Global reinsurance companies have been reporting their first-quarter results over the last few weeks with many noting continued reinsurance market pressures. However, firm’s highlighted that a shift in the buying habits of some cedents led to an increase in demand for reinsurance capital.
The reinsurance marketplace has been under significant pressure in recent times, with an oversupply of capacity from traditional and increasingly alternative sources adding to the turmoil, contributing to persistent rate declines.
Today’s highly competitive market has created a supply/demand imbalance that’s been favourable to buyers for some time now, leaving reinsurers to fight for a seemingly shrinking market share, resulting in ill discipline and the relaxation of terms and conditions by some.
In recent, past quarters cedents were seen to be retaining greater portions of risk, or centralising their reinsurance purchasing, and shrinking reinsurance panels, ultimately leading to a reduction in reinsurance demand.
Furthermore, the pressures from the maturing insurance-linked securities (ILS) space increasing its share of the overall reinsurance market pie, offering diversified and possibly more efficient capacity, exacerbates the situation reinsurers find themselves in.
However, some firms revealed during their first-quarter 2016 earnings calls how certain cedents were seen to move away from the recent trend of increased retention, returning to the reinsurance market to secure protection.
Albert Benchimol, President and Chief Executive Officer (CEO) of AXIS Capital Holdings Limited, said; “The market remained competitive, but there was resistance to irrational rate reductions. Reinsurance demand has increased with a number of cedants buying more cover.”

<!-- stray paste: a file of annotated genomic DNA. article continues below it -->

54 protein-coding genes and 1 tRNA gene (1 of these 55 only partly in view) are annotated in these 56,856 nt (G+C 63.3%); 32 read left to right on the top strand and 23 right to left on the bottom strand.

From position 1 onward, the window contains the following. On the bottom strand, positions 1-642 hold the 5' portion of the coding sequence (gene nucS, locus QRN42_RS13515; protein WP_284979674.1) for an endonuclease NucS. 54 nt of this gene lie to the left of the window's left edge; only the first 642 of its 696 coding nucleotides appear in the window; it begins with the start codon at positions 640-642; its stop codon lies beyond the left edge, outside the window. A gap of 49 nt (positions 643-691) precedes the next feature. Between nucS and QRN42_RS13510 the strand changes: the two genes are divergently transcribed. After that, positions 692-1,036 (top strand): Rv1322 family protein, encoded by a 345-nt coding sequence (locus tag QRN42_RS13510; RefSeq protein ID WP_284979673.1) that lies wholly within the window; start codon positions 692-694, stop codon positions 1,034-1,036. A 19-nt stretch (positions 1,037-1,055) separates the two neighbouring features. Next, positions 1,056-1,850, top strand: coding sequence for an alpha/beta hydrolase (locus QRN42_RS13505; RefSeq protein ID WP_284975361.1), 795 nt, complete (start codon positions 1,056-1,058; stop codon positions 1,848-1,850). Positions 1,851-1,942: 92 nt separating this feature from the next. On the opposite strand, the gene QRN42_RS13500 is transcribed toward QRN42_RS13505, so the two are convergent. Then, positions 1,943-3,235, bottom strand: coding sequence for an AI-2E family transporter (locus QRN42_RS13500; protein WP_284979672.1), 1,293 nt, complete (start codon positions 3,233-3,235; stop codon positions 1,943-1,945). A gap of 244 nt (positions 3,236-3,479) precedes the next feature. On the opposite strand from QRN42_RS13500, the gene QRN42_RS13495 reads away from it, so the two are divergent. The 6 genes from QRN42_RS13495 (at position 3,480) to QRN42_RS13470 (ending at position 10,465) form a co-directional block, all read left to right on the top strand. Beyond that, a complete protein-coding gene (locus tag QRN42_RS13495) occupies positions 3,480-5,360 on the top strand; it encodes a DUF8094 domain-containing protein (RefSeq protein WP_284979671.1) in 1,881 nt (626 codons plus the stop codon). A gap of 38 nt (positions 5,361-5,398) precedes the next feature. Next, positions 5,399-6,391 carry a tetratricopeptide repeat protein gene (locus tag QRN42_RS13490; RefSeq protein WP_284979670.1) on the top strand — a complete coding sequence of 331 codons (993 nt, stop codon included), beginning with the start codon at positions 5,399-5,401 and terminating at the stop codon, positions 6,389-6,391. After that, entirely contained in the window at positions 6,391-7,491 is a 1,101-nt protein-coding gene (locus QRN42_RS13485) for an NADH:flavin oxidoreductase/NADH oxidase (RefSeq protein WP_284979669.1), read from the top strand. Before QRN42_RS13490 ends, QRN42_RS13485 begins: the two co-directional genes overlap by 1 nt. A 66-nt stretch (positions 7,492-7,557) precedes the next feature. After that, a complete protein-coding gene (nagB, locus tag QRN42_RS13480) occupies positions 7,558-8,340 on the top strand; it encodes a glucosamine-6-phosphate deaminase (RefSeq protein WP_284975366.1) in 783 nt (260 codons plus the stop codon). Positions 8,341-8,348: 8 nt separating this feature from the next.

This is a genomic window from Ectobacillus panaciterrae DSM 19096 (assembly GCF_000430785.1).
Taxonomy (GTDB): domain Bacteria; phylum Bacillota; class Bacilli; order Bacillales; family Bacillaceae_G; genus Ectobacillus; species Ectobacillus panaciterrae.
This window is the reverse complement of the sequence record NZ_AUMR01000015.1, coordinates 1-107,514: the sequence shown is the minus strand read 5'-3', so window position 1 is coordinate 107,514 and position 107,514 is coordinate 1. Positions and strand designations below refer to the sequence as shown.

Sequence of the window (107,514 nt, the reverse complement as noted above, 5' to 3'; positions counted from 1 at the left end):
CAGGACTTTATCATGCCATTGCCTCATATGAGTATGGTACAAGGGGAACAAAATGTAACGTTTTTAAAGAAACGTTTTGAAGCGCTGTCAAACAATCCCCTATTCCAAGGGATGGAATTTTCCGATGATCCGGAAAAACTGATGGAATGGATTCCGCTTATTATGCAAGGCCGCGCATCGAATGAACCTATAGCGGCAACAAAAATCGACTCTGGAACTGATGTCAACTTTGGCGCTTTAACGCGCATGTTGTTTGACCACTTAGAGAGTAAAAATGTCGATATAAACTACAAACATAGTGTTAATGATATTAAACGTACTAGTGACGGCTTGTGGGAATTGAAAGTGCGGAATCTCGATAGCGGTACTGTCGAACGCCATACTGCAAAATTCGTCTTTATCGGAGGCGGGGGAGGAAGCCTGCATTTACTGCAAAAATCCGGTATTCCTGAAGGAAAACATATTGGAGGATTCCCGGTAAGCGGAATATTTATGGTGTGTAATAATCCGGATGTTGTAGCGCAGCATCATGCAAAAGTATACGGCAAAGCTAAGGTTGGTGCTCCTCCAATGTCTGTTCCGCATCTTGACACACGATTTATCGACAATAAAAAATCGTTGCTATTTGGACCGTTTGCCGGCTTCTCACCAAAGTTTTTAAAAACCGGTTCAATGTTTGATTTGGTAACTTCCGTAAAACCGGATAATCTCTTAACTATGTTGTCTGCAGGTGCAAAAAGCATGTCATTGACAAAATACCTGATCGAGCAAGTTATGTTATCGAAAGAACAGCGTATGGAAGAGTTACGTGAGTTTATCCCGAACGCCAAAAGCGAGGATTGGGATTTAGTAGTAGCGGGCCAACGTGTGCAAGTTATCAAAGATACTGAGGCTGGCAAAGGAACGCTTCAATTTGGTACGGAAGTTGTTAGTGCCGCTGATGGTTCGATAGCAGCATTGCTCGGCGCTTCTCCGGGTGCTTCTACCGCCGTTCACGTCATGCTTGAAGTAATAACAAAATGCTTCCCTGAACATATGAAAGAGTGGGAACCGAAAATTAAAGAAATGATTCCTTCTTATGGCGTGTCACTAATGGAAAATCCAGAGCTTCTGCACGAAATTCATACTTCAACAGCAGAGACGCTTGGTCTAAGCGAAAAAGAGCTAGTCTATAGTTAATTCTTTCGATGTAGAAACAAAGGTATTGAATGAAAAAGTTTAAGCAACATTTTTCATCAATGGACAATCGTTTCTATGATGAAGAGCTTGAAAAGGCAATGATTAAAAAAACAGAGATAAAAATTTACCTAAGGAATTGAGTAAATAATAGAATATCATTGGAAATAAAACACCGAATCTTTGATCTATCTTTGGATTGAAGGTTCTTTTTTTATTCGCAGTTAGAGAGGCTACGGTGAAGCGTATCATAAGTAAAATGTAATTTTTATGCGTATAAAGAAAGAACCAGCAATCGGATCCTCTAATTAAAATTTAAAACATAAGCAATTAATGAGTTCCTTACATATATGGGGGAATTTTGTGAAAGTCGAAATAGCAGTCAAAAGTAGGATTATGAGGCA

A view shared by reinsurer Everest Re’s Reinsurance Operations Executive Vice President, President, and CEO John Doucette.
“While several areas remain challenged, we are seeing robust submission flow, reflected increased demand including the following: Solvency II surplus relief treaties, facultative casualty particularly in loss affected auto departments, increased lines on existing treaties with several global clients and new layers for global clients. Some of them are reversing the trend of holding larger net retentions,” said Doucette.
Reinsurance brokerage Willis Re noted an uptick in reinsurance demand at April renewals, something that was predicted by some analysts owing to Solvency II capital adequacy frameworks, but also due to the changing habits of buyers.
Robert Berkley, President and CEO of W.R. Berkley, also highlighted the challenging market conditions in the reinsurance industry, stating that the industry “deserves a break.”
W.R. Berkley also witnessed increased demand for reinsurance from cedents during the first-quarter, stating that “loss activity has come through and as a result of that it would seem as though they are yet again changing their habits and they are re-entering the marketplace as customers.”
“I don’t think that that is a silver bullet for the reinsurance market, but may be helpful in the balance between a supply and demand,” he added.
Only time will tell if the increase in demand continues as the market heads towards the mid-year renewal period, but it is promising to see cedents reverse the trend of retention somewhat in the more recent months.
The ability for reinsurers to enter new risks and regions is also a way to increase demand and remove some of the capable, and willing capacity that’s currently struggling to find a home in the sector.
Continued innovation, Solvency II and the uptick in demand from cedents does provide some light on what’s been a fairly gloomy time for firms, but as noted by Berkley, it’s likely not enough to turn the market and rates are expected to continue to decline for the foreseeable future.